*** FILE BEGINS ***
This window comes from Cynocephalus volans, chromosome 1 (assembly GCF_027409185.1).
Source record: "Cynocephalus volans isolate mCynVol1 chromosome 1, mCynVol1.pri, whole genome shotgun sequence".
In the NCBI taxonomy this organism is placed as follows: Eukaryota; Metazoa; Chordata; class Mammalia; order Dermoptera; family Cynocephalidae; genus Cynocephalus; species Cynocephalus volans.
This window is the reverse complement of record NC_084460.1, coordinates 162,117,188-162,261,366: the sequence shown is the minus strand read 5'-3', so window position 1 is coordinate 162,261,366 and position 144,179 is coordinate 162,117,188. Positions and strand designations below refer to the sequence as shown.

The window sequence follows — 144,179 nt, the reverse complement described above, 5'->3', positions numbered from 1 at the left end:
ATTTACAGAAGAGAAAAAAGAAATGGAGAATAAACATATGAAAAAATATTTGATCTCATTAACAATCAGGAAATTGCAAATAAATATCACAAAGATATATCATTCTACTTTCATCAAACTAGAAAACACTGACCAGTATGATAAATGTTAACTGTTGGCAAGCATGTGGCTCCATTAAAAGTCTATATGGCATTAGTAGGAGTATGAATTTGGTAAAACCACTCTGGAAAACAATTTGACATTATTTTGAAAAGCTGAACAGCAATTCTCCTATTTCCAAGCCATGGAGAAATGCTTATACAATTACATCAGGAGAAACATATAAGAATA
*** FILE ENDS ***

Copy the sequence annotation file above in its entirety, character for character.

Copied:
This window comes from Cynocephalus volans, chromosome 1 (assembly GCF_027409185.1).
Source record: "Cynocephalus volans isolate mCynVol1 chromosome 1, mCynVol1.pri, whole genome shotgun sequence".
In the NCBI taxonomy this organism is placed as follows: Eukaryota; Metazoa; Chordata; class Mammalia; order Dermoptera; family Cynocephalidae; genus Cynocephalus; species Cynocephalus volans.
This window is the reverse complement of record NC_084460.1, coordinates 162,117,188-162,261,366: the sequence shown is the minus strand read 5'-3', so window position 1 is coordinate 162,261,366 and position 144,179 is coordinate 162,117,188. Positions and strand designations below refer to the sequence as shown.

The window sequence follows — 144,179 nt, the reverse complement described above, 5'->3', positions numbered from 1 at the left end:
ATTTACAGAAGAGAAAAAAGAAATGGAGAATAAACATATGAAAAAATATTTGATCTCATTAACAATCAGGAAATTGCAAATAAATATCACAAAGATATATCATTCTACTTTCATCAAACTAGAAAACACTGACCAGTATGATAAATGTTAACTGTTGGCAAGCATGTGGCTCCATTAAAAGTCTATATGGCATTAGTAGGAGTATGAATTTGGTAAAACCACTCTGGAAAACAATTTGACATTATTTTGAAAAGCTGAACAGCAATTCTCCTATTTCCAAGCCATGGAGAAATGCTTATACAATTACATCAGGAGAAACATATAAGAATA